by PAUL SANTHOUSE
A. W. Tozer sets pastors apart from other men. Laymen have their role, but pastors are charged with alarming, arousing, challenging, and bringing life.* Pastors bring “God’s present voice to a particular people.”
These are significant duties, yet the pastor’s work doesn’t stop there. He must remain “under the constant sway of the Holy Spirit,” he must stay alert to “moral and spiritual conditions” in the church, and in his teaching he must “intrude into the daily and private living” of the congregation. “Without being personal, the true pastor will yet pierce the conscience of each listener as if the message had been directed to him alone.” And then there’s this: “To preach the truth it is often necessary that the pastor know the people’s hearts better than they themselves do… He must surprise his hearers with his unsuspected knowledge of their secret thoughts.”
Such expectations are a tall order. They could easily lead to despair were it not for Tozer’s final comments: The work of a pastor is “altogether too difficult for any man. He is driven to God for wisdom. He must seek the mind of Christ and throw himself on the Holy Spirit for spiritual power and mental acumen equal to the task.”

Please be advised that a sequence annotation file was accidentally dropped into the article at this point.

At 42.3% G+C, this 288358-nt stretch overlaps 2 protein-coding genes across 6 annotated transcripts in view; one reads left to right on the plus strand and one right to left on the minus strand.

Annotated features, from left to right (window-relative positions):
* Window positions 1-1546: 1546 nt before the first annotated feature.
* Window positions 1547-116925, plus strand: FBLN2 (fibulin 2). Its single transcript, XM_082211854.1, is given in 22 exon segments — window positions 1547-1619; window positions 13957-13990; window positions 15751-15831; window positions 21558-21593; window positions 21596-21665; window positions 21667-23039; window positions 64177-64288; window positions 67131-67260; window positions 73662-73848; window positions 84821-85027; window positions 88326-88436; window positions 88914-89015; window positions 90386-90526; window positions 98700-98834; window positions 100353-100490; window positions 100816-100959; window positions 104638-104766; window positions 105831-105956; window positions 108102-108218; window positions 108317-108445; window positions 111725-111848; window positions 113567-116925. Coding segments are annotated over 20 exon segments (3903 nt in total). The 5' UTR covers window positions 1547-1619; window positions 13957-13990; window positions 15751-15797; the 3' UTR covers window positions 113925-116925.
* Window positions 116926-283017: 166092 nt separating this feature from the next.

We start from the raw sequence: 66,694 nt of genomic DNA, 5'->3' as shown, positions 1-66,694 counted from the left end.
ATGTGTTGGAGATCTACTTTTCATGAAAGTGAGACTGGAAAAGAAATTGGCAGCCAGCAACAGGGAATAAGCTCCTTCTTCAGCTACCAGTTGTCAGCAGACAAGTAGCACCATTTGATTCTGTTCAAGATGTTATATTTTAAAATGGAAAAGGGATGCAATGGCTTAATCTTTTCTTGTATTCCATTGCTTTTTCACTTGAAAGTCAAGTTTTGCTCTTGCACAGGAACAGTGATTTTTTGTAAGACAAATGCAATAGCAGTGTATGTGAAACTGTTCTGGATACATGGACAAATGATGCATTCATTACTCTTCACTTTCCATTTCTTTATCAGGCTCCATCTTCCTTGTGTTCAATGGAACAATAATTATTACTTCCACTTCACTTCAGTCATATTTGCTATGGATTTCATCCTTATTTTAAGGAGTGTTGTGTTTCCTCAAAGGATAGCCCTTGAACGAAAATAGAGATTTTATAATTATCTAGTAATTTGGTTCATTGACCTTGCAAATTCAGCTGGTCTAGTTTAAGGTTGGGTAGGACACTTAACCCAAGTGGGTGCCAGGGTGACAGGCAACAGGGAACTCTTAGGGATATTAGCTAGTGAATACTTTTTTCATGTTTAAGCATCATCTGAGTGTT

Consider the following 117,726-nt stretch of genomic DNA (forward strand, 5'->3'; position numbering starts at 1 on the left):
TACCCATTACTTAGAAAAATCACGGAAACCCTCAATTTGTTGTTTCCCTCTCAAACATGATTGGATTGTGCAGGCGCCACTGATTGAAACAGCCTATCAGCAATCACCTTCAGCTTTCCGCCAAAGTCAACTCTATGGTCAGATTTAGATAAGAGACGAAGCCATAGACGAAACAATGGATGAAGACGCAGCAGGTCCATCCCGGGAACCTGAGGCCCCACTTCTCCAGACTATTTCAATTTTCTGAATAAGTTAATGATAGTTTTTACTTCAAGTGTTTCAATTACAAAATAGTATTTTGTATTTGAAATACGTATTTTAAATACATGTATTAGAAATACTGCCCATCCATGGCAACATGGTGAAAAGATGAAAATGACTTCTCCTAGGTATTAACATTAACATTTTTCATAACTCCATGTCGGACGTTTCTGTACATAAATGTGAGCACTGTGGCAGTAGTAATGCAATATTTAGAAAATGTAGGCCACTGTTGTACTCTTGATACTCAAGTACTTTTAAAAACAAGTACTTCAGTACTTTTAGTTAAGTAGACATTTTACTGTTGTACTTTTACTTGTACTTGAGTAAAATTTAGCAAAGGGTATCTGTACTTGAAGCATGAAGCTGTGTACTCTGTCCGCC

That’s the key and the challenge. As Charles Whiston wrote in Teach Us to Pray, “The life of a minister is not one in which it is easy to be a man of prayer. The pattern of church life often makes it well-nigh impossible for the minister to dwell in or even enter upon praying.” Here the road forks. Either I learn to wrestle with God in prayer, or I wrestle through managing without. All believers face this tension—I do every day—yet the intensity of pastoral work brings it to a keener pitch.
If you are in need of more prayer than your schedule seems to allow, shoot me an email (firstname.lastname@example.org) and our ministry team will pray for you by name. You don’t even have to write anything; just ask us to pray and we will.
God’s blessing on the crucial work you do.
Bishop, Redemption Ministries
*These remarks are all taken from Tozer’s Of God and Men, pages 21-22. In his writing, Tozer uses the words minister, prophet, and man of God interchangeably. I have substituted pastor for consistency’s sake.
by PAUL SANTHOUSE
Moody Publishers, email@example.com